Succession Planning for Financial Advisors
Now it's Your Turn
You’ve spent a career helping clients prepare for retirement. But have you taken the time to think about your own? Industry-wide, the shockwaves are forthcoming:
- More than a third of financial advisors are planning to leave the business over the next 10 years.
- More than $2.3 trillion in assets are managed by advisors who are 60 and older.
- Less than 25% of these advisors have any sort of succession plan in place.1
Without a succession plan, not only do advisors leave clients feeling vulnerable, they also miss potentially beneficial opportunities. But when handled with thought and foresight, an advisor’s retirement can maintain a lifelong professional reputation, do right by clients and colleagues, and even generate post-retirement income.
It has always been about relationships.
The “normal” process of retirement, whether voluntary or involuntary, is a tale as old as time: A decision is made, an announcement is made, a party is thrown, some gifts are exchanged, and then...it’s over. The following Monday morning, one no longer goes to work, old colleagues are seen no more, one’s lifestyle has completely changed. This emotional transition and its effect are explored in CUNA Brokerage Services, Inc. (CBSI)’s whitepaper, The Psychological Impact of Retirement.
However, the potential retirement experience of a financial advisor can be fundamentally different. Since advisors function more like independent business owners, they build relationships over time that can become particularly deep. With each visit and interaction, successful advisors find true satisfaction not so much in managing investments for their clients, but in cultivating the relationships. They see the excitement of a young couple buying a house. They watch their clients’ children grow up and begin their adult lives. They see their communities grow. They cherish the success stories. When the time comes to consider retirement, these close ties can create a transition — both financial as well as emotional — that impacts far more than just the retiring advisor.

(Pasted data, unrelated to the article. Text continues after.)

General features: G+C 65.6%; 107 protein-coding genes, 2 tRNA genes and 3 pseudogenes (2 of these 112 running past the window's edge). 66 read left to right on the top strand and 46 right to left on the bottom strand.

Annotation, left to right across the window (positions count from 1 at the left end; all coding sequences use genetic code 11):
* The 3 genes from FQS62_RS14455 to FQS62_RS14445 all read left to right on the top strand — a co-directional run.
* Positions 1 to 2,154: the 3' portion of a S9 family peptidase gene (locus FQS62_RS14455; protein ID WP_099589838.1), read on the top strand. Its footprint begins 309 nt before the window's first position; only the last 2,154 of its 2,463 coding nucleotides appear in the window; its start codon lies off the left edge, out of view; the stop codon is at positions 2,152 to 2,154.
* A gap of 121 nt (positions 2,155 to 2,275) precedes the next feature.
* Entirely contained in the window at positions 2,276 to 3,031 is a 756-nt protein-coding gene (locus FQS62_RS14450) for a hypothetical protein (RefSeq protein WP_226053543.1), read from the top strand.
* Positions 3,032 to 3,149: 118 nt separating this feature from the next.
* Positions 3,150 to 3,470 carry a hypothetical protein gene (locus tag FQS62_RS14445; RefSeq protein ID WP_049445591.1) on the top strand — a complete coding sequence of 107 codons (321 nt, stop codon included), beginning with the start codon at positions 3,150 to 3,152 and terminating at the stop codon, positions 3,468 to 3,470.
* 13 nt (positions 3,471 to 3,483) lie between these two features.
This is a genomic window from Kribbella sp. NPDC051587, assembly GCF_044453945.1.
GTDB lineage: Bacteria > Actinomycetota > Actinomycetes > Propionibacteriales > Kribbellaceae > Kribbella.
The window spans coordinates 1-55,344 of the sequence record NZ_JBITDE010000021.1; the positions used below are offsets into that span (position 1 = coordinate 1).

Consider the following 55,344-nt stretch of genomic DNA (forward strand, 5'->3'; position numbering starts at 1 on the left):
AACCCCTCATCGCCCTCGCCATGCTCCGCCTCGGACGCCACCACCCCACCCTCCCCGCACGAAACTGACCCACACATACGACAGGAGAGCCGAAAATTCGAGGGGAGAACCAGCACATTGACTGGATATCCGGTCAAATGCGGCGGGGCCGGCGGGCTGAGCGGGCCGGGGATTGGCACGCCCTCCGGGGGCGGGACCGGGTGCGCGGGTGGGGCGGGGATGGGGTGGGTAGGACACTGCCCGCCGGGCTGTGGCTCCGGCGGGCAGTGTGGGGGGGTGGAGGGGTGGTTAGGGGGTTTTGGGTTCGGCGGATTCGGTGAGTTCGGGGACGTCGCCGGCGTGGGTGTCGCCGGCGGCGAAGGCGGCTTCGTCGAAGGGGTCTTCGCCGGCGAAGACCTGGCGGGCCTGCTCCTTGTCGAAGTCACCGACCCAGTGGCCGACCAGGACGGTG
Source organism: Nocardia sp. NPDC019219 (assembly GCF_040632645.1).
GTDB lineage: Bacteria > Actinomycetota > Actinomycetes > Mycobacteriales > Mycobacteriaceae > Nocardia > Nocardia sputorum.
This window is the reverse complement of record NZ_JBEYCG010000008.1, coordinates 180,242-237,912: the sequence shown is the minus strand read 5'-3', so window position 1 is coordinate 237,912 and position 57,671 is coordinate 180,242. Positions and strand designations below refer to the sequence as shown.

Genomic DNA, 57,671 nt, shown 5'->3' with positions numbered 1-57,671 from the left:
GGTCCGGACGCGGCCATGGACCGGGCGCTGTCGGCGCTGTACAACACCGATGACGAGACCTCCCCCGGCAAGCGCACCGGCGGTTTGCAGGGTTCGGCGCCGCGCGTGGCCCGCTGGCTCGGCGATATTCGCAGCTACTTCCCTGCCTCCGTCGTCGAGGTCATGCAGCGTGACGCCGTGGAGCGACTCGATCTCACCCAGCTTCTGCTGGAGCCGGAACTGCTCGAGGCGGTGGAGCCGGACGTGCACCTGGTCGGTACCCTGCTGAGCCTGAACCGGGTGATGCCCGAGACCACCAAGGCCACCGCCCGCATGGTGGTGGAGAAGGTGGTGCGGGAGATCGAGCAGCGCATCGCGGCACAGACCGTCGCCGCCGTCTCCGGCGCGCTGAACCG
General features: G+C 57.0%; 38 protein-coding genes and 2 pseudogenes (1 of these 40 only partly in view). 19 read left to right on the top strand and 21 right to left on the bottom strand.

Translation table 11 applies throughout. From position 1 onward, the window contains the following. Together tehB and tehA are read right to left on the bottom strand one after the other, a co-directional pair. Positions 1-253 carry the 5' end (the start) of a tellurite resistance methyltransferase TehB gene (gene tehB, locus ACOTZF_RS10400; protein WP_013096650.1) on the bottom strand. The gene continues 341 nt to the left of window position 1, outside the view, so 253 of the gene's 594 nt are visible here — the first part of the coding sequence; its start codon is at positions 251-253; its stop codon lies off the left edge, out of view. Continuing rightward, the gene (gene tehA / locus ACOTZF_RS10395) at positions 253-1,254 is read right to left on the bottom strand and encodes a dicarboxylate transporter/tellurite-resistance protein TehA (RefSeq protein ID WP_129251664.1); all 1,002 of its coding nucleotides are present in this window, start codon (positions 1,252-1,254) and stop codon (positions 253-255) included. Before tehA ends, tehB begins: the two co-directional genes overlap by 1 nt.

In short, you’d tell your clients to start planning now. You should do the same.
When clients know their advisor’s plan for transition to retirement, their confidence in the relationship — as well as a new relationship with the advisor’s successor — is much more likely. Conversely, if an advisor is nearing a perceived “retirement-friendly” age and clients are left in the dark about the future, a clear message is sent: Seek alternatives now and find a new advisor. This is neither good for you, or for your client, or for your financial institution and its leadership.